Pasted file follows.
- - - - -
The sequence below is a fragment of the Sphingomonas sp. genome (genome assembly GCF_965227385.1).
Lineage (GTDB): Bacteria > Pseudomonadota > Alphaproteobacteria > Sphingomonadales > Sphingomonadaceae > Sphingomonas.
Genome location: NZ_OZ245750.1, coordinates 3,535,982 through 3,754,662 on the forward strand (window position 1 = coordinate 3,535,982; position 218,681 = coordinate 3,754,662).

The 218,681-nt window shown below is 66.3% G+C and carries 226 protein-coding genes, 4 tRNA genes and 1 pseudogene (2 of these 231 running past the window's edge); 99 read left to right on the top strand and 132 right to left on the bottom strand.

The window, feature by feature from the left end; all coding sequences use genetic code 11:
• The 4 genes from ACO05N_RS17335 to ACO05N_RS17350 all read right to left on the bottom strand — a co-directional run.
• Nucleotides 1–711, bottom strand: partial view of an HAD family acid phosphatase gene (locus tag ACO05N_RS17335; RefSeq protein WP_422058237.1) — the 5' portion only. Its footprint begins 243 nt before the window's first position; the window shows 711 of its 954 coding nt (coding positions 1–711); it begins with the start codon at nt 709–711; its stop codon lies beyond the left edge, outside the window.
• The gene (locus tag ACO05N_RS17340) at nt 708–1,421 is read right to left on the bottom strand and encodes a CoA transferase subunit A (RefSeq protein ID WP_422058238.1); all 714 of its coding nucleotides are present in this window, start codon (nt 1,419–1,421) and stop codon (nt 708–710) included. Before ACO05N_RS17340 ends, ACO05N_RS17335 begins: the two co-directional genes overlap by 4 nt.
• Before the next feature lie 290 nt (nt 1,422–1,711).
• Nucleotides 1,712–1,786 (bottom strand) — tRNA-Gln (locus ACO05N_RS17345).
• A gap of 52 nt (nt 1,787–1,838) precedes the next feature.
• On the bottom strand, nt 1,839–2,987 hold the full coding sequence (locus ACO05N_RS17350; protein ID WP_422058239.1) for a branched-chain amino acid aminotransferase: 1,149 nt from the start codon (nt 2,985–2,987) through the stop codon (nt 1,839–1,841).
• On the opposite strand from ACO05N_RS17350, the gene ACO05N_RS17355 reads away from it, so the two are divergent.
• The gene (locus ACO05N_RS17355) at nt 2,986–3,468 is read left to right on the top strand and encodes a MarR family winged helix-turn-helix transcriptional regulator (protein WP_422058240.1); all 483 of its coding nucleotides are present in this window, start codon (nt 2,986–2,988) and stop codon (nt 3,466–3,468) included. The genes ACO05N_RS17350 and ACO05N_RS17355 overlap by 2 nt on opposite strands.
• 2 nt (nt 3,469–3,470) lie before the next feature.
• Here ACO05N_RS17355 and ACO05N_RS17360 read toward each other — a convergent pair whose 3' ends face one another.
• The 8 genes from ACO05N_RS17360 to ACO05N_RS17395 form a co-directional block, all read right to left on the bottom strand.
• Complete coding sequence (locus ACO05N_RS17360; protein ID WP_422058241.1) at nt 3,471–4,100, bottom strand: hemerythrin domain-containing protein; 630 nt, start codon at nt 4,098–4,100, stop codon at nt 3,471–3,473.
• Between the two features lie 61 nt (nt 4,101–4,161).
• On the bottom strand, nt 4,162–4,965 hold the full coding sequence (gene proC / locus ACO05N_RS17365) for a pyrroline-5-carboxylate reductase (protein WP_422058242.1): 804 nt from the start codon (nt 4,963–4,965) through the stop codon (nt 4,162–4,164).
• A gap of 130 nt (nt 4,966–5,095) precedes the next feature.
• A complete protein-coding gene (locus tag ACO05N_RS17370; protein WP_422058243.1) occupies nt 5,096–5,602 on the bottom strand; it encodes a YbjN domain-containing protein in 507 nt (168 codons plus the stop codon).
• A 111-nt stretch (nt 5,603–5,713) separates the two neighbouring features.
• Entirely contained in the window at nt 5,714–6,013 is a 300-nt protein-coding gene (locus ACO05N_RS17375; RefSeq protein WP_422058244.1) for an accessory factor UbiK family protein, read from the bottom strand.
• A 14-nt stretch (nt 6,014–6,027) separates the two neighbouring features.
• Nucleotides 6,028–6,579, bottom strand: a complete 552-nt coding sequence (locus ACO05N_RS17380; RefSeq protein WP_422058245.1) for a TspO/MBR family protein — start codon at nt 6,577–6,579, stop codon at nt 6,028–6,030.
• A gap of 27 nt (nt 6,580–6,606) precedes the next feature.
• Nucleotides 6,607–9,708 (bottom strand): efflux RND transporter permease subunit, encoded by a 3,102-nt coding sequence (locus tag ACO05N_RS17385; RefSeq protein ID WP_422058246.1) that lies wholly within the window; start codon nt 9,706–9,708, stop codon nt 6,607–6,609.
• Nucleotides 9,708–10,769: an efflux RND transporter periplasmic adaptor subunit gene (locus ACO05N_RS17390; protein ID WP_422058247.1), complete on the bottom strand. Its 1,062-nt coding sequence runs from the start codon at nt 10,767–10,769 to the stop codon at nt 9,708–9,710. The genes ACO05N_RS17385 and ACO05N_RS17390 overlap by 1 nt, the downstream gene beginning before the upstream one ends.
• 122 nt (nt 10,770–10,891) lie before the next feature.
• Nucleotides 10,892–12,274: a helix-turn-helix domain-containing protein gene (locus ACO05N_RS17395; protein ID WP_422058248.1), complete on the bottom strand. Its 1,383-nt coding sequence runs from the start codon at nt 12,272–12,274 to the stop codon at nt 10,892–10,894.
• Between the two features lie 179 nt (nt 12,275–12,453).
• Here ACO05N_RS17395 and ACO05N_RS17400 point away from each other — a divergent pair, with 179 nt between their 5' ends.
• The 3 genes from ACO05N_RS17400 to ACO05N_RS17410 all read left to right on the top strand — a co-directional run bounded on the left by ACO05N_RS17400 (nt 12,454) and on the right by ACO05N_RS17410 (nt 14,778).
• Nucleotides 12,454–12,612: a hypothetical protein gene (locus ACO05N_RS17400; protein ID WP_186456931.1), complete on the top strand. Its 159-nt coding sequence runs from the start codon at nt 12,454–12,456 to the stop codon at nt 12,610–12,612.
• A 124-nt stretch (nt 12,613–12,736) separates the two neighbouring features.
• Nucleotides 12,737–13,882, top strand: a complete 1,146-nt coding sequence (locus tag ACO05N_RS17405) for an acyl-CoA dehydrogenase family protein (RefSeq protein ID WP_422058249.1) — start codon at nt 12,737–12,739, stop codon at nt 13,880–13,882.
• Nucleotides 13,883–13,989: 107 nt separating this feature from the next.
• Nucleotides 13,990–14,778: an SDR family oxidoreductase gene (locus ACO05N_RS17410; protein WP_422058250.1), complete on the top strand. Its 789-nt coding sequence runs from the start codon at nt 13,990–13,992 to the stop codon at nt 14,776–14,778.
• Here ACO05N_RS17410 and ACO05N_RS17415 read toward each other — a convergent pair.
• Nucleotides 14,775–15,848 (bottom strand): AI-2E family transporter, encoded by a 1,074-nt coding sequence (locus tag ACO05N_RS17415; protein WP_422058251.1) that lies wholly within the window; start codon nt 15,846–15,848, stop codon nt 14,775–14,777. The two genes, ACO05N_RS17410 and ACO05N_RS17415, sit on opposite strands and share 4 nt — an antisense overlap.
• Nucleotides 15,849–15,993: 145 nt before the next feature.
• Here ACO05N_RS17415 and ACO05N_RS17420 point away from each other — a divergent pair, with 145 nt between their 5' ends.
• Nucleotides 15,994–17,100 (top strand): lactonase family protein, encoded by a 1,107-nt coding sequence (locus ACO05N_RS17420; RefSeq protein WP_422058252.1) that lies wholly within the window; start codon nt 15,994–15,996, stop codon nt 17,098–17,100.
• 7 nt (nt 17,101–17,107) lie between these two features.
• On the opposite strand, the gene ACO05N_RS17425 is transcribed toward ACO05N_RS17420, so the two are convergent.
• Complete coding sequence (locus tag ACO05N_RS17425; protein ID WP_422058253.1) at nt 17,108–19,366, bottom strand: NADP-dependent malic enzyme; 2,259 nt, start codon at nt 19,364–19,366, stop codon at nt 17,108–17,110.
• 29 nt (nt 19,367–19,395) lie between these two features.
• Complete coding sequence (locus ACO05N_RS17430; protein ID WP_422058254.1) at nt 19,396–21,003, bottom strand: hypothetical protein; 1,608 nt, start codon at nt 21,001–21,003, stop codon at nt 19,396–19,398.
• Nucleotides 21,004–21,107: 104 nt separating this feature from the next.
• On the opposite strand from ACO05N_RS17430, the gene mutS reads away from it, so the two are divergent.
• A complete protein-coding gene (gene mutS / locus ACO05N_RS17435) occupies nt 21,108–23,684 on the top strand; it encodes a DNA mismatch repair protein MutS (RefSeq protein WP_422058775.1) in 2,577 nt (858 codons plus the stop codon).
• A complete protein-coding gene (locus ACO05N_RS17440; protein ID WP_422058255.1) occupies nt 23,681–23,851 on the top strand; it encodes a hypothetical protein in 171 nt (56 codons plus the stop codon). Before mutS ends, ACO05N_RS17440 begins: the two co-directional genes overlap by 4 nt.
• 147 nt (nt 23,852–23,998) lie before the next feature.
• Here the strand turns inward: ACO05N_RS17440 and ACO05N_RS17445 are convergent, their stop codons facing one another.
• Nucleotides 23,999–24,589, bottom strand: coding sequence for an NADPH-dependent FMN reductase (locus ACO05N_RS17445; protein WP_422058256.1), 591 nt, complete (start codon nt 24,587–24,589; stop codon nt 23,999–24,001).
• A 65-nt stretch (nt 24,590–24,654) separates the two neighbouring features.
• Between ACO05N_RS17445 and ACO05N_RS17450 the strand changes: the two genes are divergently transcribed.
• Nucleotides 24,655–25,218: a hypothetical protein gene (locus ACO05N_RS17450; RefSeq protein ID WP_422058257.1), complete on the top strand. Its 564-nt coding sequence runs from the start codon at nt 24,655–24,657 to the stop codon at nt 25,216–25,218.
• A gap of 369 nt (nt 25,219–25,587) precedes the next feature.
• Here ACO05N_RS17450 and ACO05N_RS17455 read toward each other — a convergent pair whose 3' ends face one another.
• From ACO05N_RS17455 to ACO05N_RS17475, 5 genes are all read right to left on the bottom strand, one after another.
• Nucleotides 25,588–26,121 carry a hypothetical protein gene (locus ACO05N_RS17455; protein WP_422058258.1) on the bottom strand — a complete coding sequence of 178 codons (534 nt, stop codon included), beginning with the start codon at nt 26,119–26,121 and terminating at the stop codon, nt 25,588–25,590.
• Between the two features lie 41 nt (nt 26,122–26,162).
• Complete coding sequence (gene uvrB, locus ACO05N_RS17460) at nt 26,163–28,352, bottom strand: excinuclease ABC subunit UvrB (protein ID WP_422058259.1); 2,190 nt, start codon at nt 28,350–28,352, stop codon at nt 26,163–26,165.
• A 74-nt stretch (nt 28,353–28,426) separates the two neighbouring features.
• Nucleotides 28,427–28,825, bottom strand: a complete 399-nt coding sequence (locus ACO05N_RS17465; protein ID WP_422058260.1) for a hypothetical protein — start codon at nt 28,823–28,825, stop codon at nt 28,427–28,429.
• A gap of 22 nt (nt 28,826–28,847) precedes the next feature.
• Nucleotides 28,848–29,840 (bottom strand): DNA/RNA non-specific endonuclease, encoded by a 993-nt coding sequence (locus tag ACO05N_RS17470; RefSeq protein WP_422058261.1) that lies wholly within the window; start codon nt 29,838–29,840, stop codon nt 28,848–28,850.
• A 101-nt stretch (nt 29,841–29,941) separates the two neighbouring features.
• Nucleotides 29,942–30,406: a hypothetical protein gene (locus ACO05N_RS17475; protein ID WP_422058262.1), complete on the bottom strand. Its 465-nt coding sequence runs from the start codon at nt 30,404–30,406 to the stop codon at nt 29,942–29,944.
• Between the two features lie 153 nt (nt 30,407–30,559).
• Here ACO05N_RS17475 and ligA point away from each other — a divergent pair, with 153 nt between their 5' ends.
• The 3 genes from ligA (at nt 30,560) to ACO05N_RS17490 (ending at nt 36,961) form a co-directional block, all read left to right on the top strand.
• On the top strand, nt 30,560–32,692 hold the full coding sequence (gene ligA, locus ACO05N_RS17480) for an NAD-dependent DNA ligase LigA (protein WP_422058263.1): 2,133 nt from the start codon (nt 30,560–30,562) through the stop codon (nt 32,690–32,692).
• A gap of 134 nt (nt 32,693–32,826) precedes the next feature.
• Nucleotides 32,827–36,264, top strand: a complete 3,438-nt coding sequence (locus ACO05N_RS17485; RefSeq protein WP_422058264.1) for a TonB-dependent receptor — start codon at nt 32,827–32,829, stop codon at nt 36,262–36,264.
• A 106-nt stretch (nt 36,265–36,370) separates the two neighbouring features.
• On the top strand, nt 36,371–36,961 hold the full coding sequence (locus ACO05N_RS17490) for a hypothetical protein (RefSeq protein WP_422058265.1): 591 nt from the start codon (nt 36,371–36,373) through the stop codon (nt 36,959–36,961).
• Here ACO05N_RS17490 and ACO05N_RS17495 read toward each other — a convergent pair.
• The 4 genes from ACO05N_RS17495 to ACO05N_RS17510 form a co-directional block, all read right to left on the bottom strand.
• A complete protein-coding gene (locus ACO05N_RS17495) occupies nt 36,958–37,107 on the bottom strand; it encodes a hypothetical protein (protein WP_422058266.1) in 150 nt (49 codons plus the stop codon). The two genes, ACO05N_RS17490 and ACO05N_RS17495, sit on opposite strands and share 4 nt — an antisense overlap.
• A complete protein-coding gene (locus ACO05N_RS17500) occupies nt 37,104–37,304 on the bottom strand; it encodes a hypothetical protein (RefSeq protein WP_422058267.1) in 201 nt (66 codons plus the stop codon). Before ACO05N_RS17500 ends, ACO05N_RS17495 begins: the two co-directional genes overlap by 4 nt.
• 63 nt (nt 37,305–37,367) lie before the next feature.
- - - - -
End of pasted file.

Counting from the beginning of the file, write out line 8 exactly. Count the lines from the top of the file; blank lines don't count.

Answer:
• The gene (locus tag ACO05N_RS17340) at nt 708–1,421 is read right to left on the bottom strand and encodes a CoA transferase subunit A (RefSeq protein ID WP_422058238.1); all 714 of its coding nucleotides are present in this window, start codon (nt 1,419–1,421) and stop codon (nt 708–710) included. Before ACO05N_RS17340 ends, ACO05N_RS17335 begins: the two co-directional genes overlap by 4 nt.